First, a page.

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Injury Mortality Atlas of the United States, 1979-1987

Injury is the fourth leading cause of death among all persons in the United States and, because of increased risk for injury to the young, is the leading cause of potential years of life lost before age 65 years (1). In 1988, the estimated total national cost attributable to injuries was $180 billion (2). To assist public health agencies in targeting interventions for the control and prevention of injuries in geographic areas of increased risk, CDC developed the Injury Mortality Atlas of the United States, 1979-1987, which presents county-specific maps illustrating the geographic distribution of injury-related death rates. This report summarizes methods used to create the atlas and highlights important patterns and findings.

The atlas uses color-coded maps to present death rates per 100,000 persons for injury-related deaths in 3072 counties.* Risk-group-specific maps are also presented for homicides among black males and for fall-related deaths among persons aged greater than or equal to 55 years in the United States. Rates in the atlas are based on the number of deaths and the intercensal population estimates obtained from the Compressed Mortality File produced by CDC's National Center for Health Statistics. Cause of injury was determined by the International Classification of Diseases, Ninth Revision, external cause of death codes (E-codes). Death rates were based on decedents' counties of residence rather than counties where deaths occurred. A modified empirical Bayes (EB) procedure was developed to stabilize county-level death rate estimates for counties with small populations (3,4); age-specific modified EB rates were standardized directly to the age distribution of the 1940 U.S. census population.

Counties were color-coded based on the empirical distribution of stabilized rates; for example, for homicide and drowning, counties with cause-specific death rates ranging from the 75th through 89th national percentile were colored blue, and those with rates in the 90th percentile or higher were colored red. The atlas also presents maps showing the geographic distribution of injury mortality separately for each state and tabular and graphic summaries of trends in death rates by the decedent's sex, age, year of death, and race.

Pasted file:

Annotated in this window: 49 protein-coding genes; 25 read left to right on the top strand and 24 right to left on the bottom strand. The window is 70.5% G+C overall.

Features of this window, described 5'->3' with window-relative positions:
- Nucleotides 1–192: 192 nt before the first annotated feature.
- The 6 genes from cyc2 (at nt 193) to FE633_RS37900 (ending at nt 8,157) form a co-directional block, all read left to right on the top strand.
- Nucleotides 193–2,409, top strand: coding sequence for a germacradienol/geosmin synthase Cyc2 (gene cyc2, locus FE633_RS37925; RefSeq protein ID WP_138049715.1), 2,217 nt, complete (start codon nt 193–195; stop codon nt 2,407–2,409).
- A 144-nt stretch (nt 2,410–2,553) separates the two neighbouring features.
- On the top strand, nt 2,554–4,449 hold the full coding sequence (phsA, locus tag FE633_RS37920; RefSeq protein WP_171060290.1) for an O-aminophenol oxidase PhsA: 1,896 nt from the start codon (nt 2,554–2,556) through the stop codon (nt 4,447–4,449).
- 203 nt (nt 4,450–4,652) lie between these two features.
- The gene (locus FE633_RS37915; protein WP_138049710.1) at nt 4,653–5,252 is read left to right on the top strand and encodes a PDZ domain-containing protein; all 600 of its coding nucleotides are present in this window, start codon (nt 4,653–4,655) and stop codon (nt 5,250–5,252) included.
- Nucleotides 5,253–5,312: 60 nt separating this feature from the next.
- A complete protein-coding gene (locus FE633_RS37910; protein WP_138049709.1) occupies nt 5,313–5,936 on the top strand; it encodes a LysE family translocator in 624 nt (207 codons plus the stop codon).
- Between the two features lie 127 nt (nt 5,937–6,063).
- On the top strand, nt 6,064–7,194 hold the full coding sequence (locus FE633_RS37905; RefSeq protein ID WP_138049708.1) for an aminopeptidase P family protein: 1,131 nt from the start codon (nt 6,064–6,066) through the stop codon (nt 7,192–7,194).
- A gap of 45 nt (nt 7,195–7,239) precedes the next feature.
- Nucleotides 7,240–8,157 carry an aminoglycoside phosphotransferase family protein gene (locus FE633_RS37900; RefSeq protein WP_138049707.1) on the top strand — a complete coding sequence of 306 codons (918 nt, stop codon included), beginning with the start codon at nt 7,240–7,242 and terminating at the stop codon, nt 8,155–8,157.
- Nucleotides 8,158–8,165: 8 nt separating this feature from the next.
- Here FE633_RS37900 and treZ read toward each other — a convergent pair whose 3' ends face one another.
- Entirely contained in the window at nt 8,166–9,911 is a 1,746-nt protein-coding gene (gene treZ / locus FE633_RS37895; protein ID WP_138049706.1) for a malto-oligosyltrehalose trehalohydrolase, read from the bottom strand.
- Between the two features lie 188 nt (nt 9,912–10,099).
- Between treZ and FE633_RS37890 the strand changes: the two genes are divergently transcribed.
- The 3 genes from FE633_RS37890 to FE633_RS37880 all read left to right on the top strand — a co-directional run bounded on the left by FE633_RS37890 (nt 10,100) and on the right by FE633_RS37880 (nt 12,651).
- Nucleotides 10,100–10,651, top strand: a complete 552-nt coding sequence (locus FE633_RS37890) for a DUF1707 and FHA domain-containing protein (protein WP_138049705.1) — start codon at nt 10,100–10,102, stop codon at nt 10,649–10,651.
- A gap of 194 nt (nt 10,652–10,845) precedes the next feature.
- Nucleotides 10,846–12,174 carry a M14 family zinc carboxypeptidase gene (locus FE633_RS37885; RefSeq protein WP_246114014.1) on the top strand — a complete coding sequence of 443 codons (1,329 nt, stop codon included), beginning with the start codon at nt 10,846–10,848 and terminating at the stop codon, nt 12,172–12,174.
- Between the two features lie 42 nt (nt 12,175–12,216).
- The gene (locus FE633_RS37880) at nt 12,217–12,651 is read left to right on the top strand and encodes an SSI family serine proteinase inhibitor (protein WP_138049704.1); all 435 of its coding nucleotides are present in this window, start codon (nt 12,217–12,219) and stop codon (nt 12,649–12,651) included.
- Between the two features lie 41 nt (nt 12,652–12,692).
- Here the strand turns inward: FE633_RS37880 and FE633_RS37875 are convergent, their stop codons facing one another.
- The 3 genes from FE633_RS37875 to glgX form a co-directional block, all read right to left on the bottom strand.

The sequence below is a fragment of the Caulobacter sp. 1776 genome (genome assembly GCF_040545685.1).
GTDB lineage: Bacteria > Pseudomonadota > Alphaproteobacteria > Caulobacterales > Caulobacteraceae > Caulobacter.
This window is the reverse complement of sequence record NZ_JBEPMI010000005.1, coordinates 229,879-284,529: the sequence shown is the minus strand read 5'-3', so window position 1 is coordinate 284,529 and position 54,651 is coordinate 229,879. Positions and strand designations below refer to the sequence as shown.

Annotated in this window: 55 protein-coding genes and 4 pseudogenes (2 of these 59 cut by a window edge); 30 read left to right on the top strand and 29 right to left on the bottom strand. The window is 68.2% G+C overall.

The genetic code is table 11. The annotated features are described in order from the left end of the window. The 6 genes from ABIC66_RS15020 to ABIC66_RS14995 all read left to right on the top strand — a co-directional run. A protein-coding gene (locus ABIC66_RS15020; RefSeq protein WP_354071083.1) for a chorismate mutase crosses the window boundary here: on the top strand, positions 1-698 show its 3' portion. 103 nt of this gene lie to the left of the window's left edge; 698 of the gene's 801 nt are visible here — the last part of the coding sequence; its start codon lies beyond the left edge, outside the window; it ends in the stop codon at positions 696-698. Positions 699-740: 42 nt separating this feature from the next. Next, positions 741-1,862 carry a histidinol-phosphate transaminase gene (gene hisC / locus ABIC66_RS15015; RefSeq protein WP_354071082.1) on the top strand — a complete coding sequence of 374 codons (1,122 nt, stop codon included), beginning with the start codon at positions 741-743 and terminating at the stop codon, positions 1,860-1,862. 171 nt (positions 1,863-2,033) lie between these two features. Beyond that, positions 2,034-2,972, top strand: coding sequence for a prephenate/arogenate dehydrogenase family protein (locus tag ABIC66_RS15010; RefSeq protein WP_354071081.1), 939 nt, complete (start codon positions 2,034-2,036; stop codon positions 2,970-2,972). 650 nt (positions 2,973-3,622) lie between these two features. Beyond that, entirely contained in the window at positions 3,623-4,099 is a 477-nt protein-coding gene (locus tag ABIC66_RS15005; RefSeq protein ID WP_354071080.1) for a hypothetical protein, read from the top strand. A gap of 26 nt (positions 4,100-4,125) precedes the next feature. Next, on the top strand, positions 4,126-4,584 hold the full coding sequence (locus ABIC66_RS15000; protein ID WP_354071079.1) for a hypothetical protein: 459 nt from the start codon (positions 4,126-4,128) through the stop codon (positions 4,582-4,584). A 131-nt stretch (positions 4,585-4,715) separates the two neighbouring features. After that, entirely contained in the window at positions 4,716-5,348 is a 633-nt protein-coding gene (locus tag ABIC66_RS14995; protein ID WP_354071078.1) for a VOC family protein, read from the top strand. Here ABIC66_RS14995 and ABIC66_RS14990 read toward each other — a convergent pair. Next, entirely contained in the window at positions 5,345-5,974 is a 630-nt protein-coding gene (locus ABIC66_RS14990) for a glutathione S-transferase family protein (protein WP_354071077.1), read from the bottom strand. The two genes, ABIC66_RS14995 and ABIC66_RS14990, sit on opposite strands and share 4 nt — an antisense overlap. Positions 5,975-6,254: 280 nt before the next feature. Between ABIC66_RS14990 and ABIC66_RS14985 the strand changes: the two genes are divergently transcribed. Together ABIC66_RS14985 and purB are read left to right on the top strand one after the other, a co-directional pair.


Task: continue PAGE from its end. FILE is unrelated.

The geographic distribution of injury-related deaths illustrated in the atlas include the following:

  • Homicide rates were higher in counties with large metropolitan areas. Counties with high rates also were clustered across rural and urban areas in the southeast (Figure 1).

  • In general, suicide rates were higher in western states; however, counties with high rates were also clustered in the central and southern Appalachian Mountains.

  • Fall-related death rates were greater in western states.

  • Counties with high rates of fire- and burn-related death were clustered along the southeastern coastal plain and in areas adjacent to the lower Mississippi River.

  • Counties with high drowning rates were clustered along the southeast, Gulf, and northwest coastlines and in areas adjacent to the lower Mississippi River (Figure 2). Reported by: Biometrics Br, Div of Injury Control, National Center for Environmental Health and Injury Control, CDC.